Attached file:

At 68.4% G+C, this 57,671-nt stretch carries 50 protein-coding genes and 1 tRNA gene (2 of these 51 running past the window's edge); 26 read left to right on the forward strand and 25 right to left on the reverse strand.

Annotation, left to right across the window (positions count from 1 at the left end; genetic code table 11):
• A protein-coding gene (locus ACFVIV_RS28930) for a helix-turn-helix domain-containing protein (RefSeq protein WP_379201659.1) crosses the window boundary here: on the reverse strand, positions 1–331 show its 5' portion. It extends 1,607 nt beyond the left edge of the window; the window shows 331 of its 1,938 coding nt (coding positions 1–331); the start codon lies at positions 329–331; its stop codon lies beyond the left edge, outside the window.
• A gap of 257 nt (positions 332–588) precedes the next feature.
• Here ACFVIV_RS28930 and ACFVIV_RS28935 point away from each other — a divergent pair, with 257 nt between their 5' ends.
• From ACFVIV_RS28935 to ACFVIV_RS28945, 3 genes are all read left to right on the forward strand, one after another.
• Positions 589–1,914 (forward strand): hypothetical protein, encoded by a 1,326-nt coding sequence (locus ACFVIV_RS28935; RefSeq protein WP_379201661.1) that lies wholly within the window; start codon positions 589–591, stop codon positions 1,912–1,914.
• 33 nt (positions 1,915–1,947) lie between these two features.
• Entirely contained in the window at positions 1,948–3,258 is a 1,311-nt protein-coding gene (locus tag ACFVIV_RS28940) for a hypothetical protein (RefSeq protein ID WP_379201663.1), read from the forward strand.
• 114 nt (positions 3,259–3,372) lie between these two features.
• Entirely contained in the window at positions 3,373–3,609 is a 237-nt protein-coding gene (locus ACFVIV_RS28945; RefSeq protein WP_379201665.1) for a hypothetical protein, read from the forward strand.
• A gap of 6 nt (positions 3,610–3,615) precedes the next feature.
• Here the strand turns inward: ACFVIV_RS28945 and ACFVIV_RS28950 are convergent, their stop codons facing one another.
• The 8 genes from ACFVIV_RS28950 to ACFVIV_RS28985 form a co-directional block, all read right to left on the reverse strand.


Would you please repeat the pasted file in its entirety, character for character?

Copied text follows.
At 68.4% G+C, this 57,671-nt stretch carries 50 protein-coding genes and 1 tRNA gene (2 of these 51 running past the window's edge); 26 read left to right on the forward strand and 25 right to left on the reverse strand.

Annotation, left to right across the window (positions count from 1 at the left end; genetic code table 11):
• A protein-coding gene (locus ACFVIV_RS28930) for a helix-turn-helix domain-containing protein (RefSeq protein WP_379201659.1) crosses the window boundary here: on the reverse strand, positions 1–331 show its 5' portion. It extends 1,607 nt beyond the left edge of the window; the window shows 331 of its 1,938 coding nt (coding positions 1–331); the start codon lies at positions 329–331; its stop codon lies beyond the left edge, outside the window.
• A gap of 257 nt (positions 332–588) precedes the next feature.
• Here ACFVIV_RS28930 and ACFVIV_RS28935 point away from each other — a divergent pair, with 257 nt between their 5' ends.
• From ACFVIV_RS28935 to ACFVIV_RS28945, 3 genes are all read left to right on the forward strand, one after another.
• Positions 589–1,914 (forward strand): hypothetical protein, encoded by a 1,326-nt coding sequence (locus ACFVIV_RS28935; RefSeq protein WP_379201661.1) that lies wholly within the window; start codon positions 589–591, stop codon positions 1,912–1,914.
• 33 nt (positions 1,915–1,947) lie between these two features.
• Entirely contained in the window at positions 1,948–3,258 is a 1,311-nt protein-coding gene (locus tag ACFVIV_RS28940) for a hypothetical protein (RefSeq protein ID WP_379201663.1), read from the forward strand.
• 114 nt (positions 3,259–3,372) lie between these two features.
• Entirely contained in the window at positions 3,373–3,609 is a 237-nt protein-coding gene (locus ACFVIV_RS28945; RefSeq protein WP_379201665.1) for a hypothetical protein, read from the forward strand.
• A gap of 6 nt (positions 3,610–3,615) precedes the next feature.
• Here the strand turns inward: ACFVIV_RS28945 and ACFVIV_RS28950 are convergent, their stop codons facing one another.
• The 8 genes from ACFVIV_RS28950 to ACFVIV_RS28985 form a co-directional block, all read right to left on the reverse strand.